Doc's Dream, LLC v. Dolores Press, Inc., No. 18-56073 (9th Cir. 2020)

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Justia Opinion Summary

The Ninth Circuit vacated the district court's order denying Dolores' motion for recovery of attorney's fees under the Copyright Act. The district court had granted summary judgment for Dolores on Doc's Dream's complaint seeking a declaration that the late religious leader Dr. Eugene Scott completely abandoned his works to the public domain. The district court then denied Dolores' motion for attorney fees under 17 U.S.C. 505.

The panel held that, even when asserted as a claim for declaratory relief, any action that turns on the existence of a valid copyright and whether that copyright has been infringed invokes the Copyright Act. Therefore, attorney's fees may be available under section 505 of the Copyright Act.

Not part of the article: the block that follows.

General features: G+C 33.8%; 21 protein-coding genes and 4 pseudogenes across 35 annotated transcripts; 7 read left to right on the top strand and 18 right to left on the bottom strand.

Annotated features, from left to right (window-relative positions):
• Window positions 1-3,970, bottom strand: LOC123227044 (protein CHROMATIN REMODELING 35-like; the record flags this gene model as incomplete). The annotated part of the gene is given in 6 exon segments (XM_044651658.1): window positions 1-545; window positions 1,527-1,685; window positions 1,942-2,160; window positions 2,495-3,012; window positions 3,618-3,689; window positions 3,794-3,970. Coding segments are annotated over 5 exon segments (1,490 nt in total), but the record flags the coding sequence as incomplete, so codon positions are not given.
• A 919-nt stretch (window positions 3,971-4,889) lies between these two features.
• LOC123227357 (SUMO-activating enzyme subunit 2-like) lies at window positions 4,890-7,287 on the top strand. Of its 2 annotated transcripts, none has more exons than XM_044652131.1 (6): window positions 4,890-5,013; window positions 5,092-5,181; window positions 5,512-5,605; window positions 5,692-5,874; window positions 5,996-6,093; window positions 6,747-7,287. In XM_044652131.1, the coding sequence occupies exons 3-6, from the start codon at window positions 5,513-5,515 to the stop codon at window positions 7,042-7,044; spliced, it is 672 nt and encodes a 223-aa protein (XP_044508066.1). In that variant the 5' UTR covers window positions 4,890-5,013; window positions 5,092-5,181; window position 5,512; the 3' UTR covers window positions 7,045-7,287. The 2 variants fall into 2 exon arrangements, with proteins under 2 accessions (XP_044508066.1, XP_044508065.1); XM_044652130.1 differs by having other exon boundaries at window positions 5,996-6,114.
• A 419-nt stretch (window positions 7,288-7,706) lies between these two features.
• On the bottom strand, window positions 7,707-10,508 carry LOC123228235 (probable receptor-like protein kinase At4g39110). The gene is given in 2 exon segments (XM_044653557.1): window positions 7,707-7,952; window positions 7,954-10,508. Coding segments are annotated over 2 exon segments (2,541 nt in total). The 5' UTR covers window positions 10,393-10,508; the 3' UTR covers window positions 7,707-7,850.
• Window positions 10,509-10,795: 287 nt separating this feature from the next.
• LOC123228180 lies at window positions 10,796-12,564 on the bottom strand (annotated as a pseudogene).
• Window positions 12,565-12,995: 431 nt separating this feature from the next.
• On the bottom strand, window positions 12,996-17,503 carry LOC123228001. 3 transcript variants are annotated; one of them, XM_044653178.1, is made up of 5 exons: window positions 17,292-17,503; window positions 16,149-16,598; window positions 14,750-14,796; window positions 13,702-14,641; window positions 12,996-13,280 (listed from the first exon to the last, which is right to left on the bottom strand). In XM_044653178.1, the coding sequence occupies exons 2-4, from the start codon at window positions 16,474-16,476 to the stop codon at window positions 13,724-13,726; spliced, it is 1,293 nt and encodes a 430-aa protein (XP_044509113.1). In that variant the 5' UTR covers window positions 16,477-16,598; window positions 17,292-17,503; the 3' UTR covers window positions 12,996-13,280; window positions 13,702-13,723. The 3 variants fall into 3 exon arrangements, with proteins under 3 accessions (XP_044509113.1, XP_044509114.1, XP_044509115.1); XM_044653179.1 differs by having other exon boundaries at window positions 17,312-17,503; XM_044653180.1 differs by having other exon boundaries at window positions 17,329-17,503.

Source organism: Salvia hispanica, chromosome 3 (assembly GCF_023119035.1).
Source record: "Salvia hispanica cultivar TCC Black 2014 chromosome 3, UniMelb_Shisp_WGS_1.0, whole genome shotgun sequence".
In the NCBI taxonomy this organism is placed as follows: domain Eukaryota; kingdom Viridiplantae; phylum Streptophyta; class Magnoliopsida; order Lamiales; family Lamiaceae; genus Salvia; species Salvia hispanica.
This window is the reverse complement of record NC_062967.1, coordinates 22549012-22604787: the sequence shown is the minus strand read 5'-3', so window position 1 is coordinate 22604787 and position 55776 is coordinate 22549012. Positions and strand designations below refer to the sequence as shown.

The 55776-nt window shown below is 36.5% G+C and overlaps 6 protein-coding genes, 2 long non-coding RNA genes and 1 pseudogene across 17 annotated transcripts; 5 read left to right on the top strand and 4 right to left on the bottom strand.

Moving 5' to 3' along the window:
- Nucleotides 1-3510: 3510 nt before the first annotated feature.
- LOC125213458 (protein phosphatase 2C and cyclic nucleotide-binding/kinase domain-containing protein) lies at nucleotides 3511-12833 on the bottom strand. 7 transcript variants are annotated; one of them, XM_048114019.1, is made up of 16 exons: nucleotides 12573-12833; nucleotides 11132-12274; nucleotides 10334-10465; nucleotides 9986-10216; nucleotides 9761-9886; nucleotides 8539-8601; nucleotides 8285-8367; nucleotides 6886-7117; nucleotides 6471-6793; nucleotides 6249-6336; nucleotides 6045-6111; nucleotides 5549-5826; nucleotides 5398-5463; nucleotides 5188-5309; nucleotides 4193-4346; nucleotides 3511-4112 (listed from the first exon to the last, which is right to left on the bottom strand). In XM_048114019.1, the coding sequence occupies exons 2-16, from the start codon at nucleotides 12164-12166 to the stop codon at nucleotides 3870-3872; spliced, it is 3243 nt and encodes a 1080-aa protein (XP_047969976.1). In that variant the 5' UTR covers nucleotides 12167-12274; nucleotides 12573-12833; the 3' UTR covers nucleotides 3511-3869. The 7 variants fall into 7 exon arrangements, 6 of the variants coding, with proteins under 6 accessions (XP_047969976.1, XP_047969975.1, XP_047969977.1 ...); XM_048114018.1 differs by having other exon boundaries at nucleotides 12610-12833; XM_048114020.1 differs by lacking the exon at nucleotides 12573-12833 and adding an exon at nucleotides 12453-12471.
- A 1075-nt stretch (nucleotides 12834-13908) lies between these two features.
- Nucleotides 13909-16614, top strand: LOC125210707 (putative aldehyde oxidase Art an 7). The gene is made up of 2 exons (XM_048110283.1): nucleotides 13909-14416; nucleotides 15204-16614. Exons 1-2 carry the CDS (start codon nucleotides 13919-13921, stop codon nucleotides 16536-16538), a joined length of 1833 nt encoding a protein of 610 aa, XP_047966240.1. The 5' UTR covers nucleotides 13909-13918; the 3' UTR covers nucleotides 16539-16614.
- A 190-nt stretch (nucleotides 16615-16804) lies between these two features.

Court Description: Copyright / Attorney’s Fees. The panel vacated the district court’s order denying defendant’s motion for recovery of attorney’s fees under the Copyright Act and remanded. The district court granted summary judgment in favor of defendant on a complaint seeking a declaration that the works at issue were abandoned to the public domain. The district court denied defendant’s motion for attorney’s fees, holding that fees were not available under 17 U.S.C. § 505 because the determination of copyright abandonment did not require construction of the Copyright Act. Vacating the district court’s order, the panel held that, even when asserted as a claim for declaratory relief, any action that turns on the existence of a valid copyright and whether that copyright has been infringed invokes the Copyright Act, thus giving the district court discretion to award reasonable attorney’s fees pursuant to § 505. ** The Honorable Edward R. Korman, United States District Judge for the Eastern District of New York, sitting by designation. DOC’S DREAM V. DOLORES PRESS 3